The Benjamin H. Griswold III, Class of 1933, Center for Economic Policy Studies funds policy-related research projects within Princeton’s Department of Economics. During the academic year, the Griswold Center for Economic Policy Studies (GCEPS) supports the economics policy-related research of several graduate students. Furthermore, these students are named as Graduate Student Fellows of the Center and receive invitations to all of our member events.

Graduate Student Fellows, 2023-2024

Simon Margolin studies the effects of corporate taxation and restructuring on workers using tools from macroeconomics, labor and public finance. Using data from French tax returns, he finds that more than 20 percent of the tax that firms pay on their corporate income is shifted to workers through lower wage growth. He develops a general equilibrium model that provides a better understanding of the consequences of corporate tax changes on wage inequality and the labor share of aggregate income, as well as the main mechanisms at play, notably the reallocation of activity to large, capital-intensive firms. These mechanisms are particularly important for designing optimal corporate tax schemes and understanding their distributional effects. In Margolin’s joint work with Maxime Gravoueille and Thomas Zuber, they analyze the impact of corporate bankruptcies on workers’ earnings and explore the tradeoffs that policy makers face when they design bankruptcy procedures. Governments try to insure firms and workers against temporary shocks but need to let unproductive firms exit so that their resources can be reallocated to more productive activities. The costly process of screening firms’ long-term viability leads judges and governments to provide significant support to most firms during critical periods, as observed during the Covid recession.

Jessica Min currently works on the U.S. health-care system’s contribution to labor inequality using tools from applied microeconomics. In one ongoing project, Min studies whether and when premiums increase following consolidation in the U.S. health insurance industry. Using administrative data from 1999 to 2010, she analyzes 26 mergers between insurers serving extensive networks of local markets, exploiting the sharp change in concentration in markets served by both merging insurers. In a second, related project, she studies the effect of increasing health insurance premiums on labor inequality and domestic outsourcing in the U.S. In past work, Min contributes to the current debate on the effect of tax changes for different income groups on inflation. Min compares states that enact large tax changes to states that do not have personal taxes from 1978 to 2017. Min find tax cuts are inflationary: a 1 percentage point decrease in the state income average tax rate for lower-income groups increases prices by 2.5 percent, while a 1 percentage point decrease for higher-income groups increases prices by 1.5 percent. Despite efforts from several U.S. states to cut taxes to provide relief to households during the latest inflationary episode, her study suggests that tax cuts for average earners are not a suitable instrument to help them weather rising inflationary pressures in the short to medium run.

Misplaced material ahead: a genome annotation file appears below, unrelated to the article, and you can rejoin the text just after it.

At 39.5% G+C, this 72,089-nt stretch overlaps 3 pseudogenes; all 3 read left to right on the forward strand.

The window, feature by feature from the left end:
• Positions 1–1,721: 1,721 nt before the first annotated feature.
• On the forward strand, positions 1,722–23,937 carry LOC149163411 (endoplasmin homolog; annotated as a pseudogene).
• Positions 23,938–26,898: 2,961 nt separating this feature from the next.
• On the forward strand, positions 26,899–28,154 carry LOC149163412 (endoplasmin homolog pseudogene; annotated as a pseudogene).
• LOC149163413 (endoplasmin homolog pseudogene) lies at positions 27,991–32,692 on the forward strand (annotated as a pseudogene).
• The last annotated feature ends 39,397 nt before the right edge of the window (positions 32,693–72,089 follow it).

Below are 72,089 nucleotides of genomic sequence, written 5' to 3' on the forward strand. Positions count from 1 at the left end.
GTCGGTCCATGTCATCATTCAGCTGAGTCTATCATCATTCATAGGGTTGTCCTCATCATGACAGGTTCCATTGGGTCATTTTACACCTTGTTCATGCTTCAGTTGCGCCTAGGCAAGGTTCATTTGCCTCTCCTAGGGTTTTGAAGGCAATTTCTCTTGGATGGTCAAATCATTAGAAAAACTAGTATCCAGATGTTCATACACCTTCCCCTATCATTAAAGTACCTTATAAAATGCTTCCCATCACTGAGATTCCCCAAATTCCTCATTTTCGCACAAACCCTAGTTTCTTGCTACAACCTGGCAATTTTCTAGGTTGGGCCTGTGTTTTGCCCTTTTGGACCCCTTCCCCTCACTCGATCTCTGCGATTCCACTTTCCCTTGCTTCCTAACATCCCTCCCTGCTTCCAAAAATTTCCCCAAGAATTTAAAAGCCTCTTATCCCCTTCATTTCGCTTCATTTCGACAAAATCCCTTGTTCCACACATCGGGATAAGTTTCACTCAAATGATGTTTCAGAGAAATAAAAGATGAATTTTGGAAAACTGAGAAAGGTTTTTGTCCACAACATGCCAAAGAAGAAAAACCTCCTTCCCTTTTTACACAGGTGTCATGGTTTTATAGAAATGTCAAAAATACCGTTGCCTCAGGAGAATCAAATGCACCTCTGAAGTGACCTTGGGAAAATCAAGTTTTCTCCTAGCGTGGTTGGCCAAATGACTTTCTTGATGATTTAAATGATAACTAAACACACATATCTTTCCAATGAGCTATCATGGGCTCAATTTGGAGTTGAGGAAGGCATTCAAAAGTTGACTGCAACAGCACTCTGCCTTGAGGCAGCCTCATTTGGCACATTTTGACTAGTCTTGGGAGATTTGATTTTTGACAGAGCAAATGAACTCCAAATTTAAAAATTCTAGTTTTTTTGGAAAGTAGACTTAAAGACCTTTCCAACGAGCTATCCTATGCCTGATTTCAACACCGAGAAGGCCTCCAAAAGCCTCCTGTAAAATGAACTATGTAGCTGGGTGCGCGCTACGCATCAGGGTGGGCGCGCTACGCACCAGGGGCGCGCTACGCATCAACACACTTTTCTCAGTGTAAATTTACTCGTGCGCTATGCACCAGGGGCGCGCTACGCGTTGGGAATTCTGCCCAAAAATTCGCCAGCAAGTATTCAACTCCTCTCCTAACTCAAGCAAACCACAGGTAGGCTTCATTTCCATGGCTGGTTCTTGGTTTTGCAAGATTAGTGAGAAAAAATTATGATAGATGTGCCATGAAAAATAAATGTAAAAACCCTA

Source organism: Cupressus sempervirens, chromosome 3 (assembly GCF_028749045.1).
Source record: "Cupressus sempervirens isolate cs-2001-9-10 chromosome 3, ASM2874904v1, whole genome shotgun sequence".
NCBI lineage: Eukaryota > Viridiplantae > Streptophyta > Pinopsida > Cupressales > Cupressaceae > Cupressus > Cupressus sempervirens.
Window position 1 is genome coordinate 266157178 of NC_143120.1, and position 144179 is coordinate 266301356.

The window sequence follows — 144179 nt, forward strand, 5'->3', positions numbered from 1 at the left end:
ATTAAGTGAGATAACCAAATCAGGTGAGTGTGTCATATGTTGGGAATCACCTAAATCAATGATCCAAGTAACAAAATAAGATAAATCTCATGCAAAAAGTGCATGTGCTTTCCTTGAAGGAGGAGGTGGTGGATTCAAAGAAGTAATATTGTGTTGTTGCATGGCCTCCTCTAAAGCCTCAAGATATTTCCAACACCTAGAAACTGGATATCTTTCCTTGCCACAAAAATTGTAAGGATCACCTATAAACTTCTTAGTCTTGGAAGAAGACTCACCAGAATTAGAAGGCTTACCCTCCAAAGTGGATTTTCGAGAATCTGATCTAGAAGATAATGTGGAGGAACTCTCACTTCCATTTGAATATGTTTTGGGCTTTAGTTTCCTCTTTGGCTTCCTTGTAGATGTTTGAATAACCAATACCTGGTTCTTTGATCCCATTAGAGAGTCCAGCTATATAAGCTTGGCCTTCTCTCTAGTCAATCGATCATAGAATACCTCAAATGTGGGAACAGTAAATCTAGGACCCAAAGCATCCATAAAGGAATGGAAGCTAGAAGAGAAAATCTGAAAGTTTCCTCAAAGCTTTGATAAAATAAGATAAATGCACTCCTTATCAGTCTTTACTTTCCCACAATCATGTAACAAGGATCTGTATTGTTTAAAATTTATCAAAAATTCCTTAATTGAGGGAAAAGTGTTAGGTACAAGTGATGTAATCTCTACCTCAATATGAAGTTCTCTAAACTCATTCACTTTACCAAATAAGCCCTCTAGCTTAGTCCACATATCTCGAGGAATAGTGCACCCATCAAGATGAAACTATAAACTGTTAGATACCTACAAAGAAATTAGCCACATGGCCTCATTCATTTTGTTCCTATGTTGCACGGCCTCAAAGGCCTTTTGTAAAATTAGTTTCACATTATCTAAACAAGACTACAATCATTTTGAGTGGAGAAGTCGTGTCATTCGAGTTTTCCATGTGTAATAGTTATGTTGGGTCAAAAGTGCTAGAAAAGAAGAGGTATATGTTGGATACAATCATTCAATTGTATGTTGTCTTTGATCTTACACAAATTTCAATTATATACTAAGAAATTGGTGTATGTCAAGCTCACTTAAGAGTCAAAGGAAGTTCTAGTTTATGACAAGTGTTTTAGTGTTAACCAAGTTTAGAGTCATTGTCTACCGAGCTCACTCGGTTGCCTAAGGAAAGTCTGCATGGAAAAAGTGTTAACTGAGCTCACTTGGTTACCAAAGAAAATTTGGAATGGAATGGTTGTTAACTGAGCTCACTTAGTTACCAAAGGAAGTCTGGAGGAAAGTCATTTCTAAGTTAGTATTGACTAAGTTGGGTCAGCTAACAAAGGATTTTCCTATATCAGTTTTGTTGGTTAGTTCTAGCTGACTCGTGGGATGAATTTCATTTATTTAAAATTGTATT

Graduate Student Fellows, 2022-2023

Rachel Fung studies how significant changes in the welfare system in the 1990s affected fertility of low-income women. She finds that as the reform stripped the entitlement status of benefits, women at higher risk of using welfare experienced larger declines in births. Moreover, this effect is larger for women in states with more generous pre-reform benefits, suggesting that the declining fertility was indeed driven by the reform. Importantly, the fertility declines occur before the reform was implemented across the country, and appear not to be driven by state-level policy changes but broader anticipatory effects. This reconciles the results with the literature, which compares births before and after policy implementation dates, and find little evidence of fertility effects. These findings have implications for current debates on reinstituting unconditional cash benefits through the Child Tax Credit. Fung also studies how migration policies for Filipino women working overseas as domestic workers affect their employment opportunities, and subsequently the effect that has on women remaining in the Philippines. In her joint work with Jessica Min, they study whether and how mandatory sex education affects teenage pregnancies in the U.S.